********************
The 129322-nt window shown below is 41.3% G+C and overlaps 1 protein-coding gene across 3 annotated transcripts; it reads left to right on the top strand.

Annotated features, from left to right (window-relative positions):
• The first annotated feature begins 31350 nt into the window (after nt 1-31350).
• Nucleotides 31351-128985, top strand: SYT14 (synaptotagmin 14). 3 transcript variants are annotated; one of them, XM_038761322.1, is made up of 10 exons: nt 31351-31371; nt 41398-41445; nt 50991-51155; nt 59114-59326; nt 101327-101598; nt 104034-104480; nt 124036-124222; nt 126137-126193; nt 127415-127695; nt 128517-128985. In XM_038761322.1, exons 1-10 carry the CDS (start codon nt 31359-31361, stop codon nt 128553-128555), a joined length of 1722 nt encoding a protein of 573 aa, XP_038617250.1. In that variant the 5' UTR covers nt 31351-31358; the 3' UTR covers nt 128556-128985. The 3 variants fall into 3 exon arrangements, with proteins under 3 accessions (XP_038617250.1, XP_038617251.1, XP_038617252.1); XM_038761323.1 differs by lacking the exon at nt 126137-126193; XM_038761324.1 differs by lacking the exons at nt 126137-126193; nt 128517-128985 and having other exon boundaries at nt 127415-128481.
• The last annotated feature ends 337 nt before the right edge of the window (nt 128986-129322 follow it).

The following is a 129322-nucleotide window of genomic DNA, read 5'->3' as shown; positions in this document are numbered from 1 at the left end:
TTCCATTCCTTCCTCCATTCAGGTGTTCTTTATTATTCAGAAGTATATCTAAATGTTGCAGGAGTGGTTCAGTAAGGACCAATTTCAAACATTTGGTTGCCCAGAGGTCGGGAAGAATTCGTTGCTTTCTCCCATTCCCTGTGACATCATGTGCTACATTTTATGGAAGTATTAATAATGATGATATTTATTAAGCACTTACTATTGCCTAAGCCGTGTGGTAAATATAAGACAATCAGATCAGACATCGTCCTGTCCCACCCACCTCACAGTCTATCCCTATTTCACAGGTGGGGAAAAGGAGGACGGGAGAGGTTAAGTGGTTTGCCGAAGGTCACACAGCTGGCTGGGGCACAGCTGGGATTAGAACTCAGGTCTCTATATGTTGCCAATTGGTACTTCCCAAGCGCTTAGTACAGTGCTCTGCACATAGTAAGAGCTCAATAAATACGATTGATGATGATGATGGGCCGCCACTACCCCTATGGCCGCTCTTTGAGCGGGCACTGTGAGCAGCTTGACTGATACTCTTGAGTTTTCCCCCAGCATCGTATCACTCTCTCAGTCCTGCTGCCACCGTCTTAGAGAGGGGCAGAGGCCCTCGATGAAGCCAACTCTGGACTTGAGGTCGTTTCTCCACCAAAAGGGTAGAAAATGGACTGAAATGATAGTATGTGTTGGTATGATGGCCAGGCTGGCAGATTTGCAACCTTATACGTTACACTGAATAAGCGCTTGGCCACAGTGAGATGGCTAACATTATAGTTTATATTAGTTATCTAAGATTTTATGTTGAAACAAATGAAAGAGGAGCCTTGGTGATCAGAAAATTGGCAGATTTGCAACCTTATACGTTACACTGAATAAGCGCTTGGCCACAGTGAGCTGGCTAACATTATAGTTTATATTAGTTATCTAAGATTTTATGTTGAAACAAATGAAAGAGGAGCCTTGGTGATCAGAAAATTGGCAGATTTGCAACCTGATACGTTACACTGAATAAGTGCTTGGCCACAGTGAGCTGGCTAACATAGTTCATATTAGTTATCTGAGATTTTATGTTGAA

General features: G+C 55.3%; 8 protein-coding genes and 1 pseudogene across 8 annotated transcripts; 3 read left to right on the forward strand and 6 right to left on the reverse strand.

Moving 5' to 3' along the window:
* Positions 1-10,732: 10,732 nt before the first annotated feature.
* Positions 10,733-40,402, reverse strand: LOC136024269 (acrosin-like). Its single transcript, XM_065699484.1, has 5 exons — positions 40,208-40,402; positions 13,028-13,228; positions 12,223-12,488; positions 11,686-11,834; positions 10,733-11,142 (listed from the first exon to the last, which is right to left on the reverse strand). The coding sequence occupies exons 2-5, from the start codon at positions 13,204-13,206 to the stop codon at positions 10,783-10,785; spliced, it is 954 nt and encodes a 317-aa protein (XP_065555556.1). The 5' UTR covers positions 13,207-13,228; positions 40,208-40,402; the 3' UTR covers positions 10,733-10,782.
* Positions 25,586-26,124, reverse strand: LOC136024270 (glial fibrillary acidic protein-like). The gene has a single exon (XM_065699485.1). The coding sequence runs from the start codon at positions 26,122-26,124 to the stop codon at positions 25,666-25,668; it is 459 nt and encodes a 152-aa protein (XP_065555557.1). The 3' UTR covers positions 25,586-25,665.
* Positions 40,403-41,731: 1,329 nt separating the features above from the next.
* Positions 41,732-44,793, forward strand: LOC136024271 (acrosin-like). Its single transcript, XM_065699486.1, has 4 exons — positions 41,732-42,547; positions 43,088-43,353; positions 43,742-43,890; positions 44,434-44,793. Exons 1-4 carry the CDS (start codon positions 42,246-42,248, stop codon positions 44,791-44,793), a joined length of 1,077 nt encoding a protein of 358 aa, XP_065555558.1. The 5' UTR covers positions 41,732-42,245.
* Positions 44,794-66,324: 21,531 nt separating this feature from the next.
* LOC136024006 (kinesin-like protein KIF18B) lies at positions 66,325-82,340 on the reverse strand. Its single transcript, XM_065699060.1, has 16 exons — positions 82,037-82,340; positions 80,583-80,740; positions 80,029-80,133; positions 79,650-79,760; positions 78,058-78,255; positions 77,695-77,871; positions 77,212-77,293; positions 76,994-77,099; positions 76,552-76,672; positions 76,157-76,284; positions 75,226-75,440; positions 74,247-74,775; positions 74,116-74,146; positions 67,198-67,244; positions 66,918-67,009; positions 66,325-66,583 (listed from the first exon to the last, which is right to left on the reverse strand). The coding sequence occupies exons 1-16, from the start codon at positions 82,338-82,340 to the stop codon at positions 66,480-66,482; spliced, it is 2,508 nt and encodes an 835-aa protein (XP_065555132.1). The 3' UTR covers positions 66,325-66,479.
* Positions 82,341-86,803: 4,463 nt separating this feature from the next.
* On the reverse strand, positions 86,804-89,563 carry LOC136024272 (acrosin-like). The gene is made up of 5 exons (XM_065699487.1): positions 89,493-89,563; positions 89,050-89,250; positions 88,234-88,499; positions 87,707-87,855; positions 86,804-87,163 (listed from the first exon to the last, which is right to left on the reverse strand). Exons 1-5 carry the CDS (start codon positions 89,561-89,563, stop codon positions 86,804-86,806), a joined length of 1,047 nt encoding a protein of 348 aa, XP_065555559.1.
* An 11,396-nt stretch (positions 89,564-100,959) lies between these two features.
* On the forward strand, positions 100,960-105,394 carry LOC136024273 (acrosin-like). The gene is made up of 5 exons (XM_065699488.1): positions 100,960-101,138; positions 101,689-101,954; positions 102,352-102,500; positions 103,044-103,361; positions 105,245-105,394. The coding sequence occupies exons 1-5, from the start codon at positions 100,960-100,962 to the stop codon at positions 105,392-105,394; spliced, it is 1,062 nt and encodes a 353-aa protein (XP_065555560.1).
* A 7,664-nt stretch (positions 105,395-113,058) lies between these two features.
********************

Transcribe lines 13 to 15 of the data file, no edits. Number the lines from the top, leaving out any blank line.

* Positions 40,403-41,731: 1,329 nt separating the features above from the next.
* Positions 41,732-44,793, forward strand: LOC136024271 (acrosin-like). Its single transcript, XM_065699486.1, has 4 exons — positions 41,732-42,547; positions 43,088-43,353; positions 43,742-43,890; positions 44,434-44,793. Exons 1-4 carry the CDS (start codon positions 42,246-42,248, stop codon positions 44,791-44,793), a joined length of 1,077 nt encoding a protein of 358 aa, XP_065555558.1. The 5' UTR covers positions 41,732-42,245.
* Positions 44,794-66,324: 21,531 nt separating this feature from the next.